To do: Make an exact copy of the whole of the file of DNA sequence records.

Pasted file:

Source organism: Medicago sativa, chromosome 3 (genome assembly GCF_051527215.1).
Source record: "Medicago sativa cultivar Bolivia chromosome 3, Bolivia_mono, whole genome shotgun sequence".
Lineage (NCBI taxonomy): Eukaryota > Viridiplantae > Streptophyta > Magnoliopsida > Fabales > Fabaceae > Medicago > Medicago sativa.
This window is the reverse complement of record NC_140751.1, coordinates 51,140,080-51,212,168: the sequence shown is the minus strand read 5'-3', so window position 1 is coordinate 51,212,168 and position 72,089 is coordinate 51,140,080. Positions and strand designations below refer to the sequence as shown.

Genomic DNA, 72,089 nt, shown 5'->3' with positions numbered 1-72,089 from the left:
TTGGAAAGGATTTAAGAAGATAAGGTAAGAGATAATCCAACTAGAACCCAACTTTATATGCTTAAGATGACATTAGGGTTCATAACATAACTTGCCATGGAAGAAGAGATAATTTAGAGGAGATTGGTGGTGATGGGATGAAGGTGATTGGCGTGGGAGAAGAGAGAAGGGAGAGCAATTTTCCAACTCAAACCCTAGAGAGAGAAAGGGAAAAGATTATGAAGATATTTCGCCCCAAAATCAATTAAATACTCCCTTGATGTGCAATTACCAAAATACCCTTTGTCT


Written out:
Source organism: Medicago sativa, chromosome 3 (genome assembly GCF_051527215.1).
Source record: "Medicago sativa cultivar Bolivia chromosome 3, Bolivia_mono, whole genome shotgun sequence".
Lineage (NCBI taxonomy): Eukaryota > Viridiplantae > Streptophyta > Magnoliopsida > Fabales > Fabaceae > Medicago > Medicago sativa.
This window is the reverse complement of record NC_140751.1, coordinates 51,140,080-51,212,168: the sequence shown is the minus strand read 5'-3', so window position 1 is coordinate 51,212,168 and position 72,089 is coordinate 51,140,080. Positions and strand designations below refer to the sequence as shown.

Genomic DNA, 72,089 nt, shown 5'->3' with positions numbered 1-72,089 from the left:
TTGGAAAGGATTTAAGAAGATAAGGTAAGAGATAATCCAACTAGAACCCAACTTTATATGCTTAAGATGACATTAGGGTTCATAACATAACTTGCCATGGAAGAAGAGATAATTTAGAGGAGATTGGTGGTGATGGGATGAAGGTGATTGGCGTGGGAGAAGAGAGAAGGGAGAGCAATTTTCCAACTCAAACCCTAGAGAGAGAAAGGGAAAAGATTATGAAGATATTTCGCCCCAAAATCAATTAAATACTCCCTTGATGTGCAATTACCAAAATACCCTTTGTCT